California leaders have not owned the scale or vastness of the housing crisis | Opinion

It is nothing short of a crisis when a family struggles to afford a place to live. For too many Californians, sky-high housing costs eat up more than half of their income, leaving little for other basic needs like food, utilities, transportation, childcare and healthcare. On any given night, more than 171,000 Californians experience homelessness.

Low-income people, people of color, seniors and other marginalized people are disproportionately harmed, but the problem impacts all of us.

While the California Legislature and local governments have made some strides on housing, our state policymakers and government institutions have not owned the scale, vastness and insidiousness of the problem.

State leaders need to embrace housing as a foundational component of our social contract. Californians need to afford the roofs over their heads in order to partake in the economy and prosper. Ending this crisis feels intractable, but solutions are within reach and making substantial progress will yield profound economic, public health and social benefits for California.

Opinion

According to federal data, half of all Americans living on the streets live in California. Homeless service and housing providers have radically increased the number of people they serve, but their progress is undermined as new households fall into homelessness because rents outpace wage growth and affordable housing production is stifled.

State leaders have an imperative to protect economically vulnerable Californians from the threat of displacement and homelessness. During the pandemic, expanded safety net programs had nearly immediate impacts on household well-being. Between 2019 and 2021, California’s poverty rates dropped by a third and child poverty was cut in half, pulling nearly 1.7 million children out of poverty. California should learn from this and strengthen our safety net with direct cash assistance, rental assistance and other programs that put money in the pockets of low income households. Combined with policies to limit unfair rent increases and evictions without cause, this would provide stability to millions of families and other struggling people who can’t wait for us to build new affordable homes.

California will have to spend $18 billion a yearabout what we spend on prisonsover the next decade to build the 1.2 million homes necessary to meet urgent housing needs. The state has increased housing spending, but after years of minimal investment, current funding reflects a fraction of the need. Scaling up will take creativity and courage, including ongoing investments from our state general fund and the adoption of new revenue measures to support housing and homelessness programs. Current efforts to put statewide housing bonds and a proposal to lower the voter threshold for local housing bonds on the ballot in 2024 are a crucial step forward.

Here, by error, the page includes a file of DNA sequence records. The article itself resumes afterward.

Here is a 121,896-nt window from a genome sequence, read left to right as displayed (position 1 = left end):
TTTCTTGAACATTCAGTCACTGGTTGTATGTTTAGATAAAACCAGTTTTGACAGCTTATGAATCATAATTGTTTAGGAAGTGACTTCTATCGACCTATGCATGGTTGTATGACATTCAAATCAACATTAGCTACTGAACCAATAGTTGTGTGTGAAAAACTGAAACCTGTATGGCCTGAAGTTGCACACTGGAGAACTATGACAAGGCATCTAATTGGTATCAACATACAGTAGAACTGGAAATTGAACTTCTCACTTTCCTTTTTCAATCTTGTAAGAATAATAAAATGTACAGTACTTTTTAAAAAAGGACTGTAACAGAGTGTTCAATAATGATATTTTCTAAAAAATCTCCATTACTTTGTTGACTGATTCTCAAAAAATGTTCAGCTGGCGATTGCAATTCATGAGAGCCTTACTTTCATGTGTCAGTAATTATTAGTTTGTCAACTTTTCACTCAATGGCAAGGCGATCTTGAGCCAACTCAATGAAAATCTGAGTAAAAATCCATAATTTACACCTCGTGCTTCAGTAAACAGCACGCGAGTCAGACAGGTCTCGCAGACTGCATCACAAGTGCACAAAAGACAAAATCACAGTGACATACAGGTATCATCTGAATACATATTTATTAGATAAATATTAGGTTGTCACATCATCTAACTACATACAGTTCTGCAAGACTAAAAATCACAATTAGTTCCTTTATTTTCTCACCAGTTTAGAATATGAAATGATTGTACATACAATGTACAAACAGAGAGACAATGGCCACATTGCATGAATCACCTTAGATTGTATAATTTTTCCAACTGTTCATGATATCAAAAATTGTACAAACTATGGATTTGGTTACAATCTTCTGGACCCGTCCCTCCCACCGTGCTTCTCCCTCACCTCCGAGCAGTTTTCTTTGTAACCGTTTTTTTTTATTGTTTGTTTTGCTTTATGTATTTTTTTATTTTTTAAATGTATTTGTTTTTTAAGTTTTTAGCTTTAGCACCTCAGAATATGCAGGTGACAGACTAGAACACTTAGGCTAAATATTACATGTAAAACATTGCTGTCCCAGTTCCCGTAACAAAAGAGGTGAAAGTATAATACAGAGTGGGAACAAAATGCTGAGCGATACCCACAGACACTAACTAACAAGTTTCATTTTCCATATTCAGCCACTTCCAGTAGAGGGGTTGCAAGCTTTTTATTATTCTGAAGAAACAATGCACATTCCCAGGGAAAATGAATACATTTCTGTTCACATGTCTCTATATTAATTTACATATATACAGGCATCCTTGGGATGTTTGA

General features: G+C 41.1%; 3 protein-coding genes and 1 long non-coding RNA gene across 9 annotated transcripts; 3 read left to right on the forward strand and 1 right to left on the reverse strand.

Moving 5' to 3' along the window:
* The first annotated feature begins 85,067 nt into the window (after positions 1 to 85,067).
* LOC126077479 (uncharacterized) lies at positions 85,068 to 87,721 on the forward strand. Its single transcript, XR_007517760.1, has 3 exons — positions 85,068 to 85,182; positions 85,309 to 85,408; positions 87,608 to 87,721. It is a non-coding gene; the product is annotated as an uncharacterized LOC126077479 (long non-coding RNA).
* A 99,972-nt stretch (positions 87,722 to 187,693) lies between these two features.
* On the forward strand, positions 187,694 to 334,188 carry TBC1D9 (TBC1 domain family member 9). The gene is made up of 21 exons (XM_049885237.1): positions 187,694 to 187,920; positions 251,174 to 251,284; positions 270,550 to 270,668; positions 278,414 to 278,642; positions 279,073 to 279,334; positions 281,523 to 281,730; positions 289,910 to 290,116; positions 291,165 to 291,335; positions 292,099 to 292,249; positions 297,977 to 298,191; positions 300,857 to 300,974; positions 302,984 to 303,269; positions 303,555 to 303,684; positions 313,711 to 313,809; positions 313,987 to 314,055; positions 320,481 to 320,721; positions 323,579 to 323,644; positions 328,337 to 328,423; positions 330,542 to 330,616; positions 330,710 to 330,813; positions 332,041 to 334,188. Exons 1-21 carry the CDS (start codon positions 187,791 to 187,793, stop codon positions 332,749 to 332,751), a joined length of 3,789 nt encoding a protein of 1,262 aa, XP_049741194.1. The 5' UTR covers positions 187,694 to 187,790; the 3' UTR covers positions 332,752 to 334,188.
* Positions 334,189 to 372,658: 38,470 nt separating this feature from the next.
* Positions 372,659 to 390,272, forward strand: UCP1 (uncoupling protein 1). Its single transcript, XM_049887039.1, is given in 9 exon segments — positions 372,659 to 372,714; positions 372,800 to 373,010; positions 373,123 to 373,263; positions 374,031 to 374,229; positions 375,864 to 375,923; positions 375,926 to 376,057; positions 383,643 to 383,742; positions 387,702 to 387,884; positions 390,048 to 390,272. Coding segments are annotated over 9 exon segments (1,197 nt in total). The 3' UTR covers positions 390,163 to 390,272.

Scaling and streamlining existing affordable housing programs would allow developers to save money and work faster. And removing archaic discriminatory policies that make it difficult to build multi-family housing in opportunity rich communities, or require voter approval to build publicly funded housing, would create savings and new opportunities to build affordable homes. Providing funding to local governments, non-profit affordable housing providers and community land trusts to purchase housing on the private market to preserve as permanently affordable would ensure these homes stay affordable even as neighborhoods change.

All of this must be done with a focus on addressing deep racial inequities in our housing system. For decades, we have ignored the legacy of explicitly and implicitly racist policies that lock people of color out of ownership opportunities, create and reinforce neighborhoods of deep racially concentrated poverty and contribute to widespread housing anxiety for people of color. A recent study by the National Community Reinvestment Coalition found that the gap in home ownership rates between Black and white families is at a 120 year high. And research by the California Public Policy Institute shows that since the COVID pandemic commenced, Black and Latino Californians have lost considerable ground on home ownership rates relative to whites.

Housing policies must be designed to explicitly address racial inequities driving these outcomes and move us toward a housing system that repairs past harms and uplifts marginalized people.

Government leaders are stepping up to the challenge and have enacted some new budget commitments, policies and programs to provide affordable homes and supportive services to more Californians. These actions should be celebrated, but they are not enough. It is time for our leaders to double down on their commitments and adopt bold solutions that match the scale of the problem.

Chione Lucina Muñoz Flegal is the executive director of Housing California , a statewide advocacy organization based in Sacramento. Chris Iglesias is the CEO of The Unity Council , a non-profit social equity development corporation with over 50 years of history in Oakland. The authors are leading participants in an Institute on Race, Power and Political Economy-supported network of California leaders committed to inclusive economy and governance innovations.